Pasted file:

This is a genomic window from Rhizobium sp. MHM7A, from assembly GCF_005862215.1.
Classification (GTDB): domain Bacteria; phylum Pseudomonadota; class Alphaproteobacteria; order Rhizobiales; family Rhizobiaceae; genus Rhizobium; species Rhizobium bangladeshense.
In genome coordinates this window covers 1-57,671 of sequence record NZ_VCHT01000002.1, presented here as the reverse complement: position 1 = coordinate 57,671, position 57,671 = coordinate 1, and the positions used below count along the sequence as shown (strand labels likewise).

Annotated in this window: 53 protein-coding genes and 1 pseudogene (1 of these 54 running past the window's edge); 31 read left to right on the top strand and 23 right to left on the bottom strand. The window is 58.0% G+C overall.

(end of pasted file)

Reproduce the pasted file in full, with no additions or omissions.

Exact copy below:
This is a genomic window from Rhizobium sp. MHM7A, from assembly GCF_005862215.1.
Classification (GTDB): domain Bacteria; phylum Pseudomonadota; class Alphaproteobacteria; order Rhizobiales; family Rhizobiaceae; genus Rhizobium; species Rhizobium bangladeshense.
In genome coordinates this window covers 1-57,671 of sequence record NZ_VCHT01000002.1, presented here as the reverse complement: position 1 = coordinate 57,671, position 57,671 = coordinate 1, and the positions used below count along the sequence as shown (strand labels likewise).

Annotated in this window: 53 protein-coding genes and 1 pseudogene (1 of these 54 running past the window's edge); 31 read left to right on the top strand and 23 right to left on the bottom strand. The window is 58.0% G+C overall.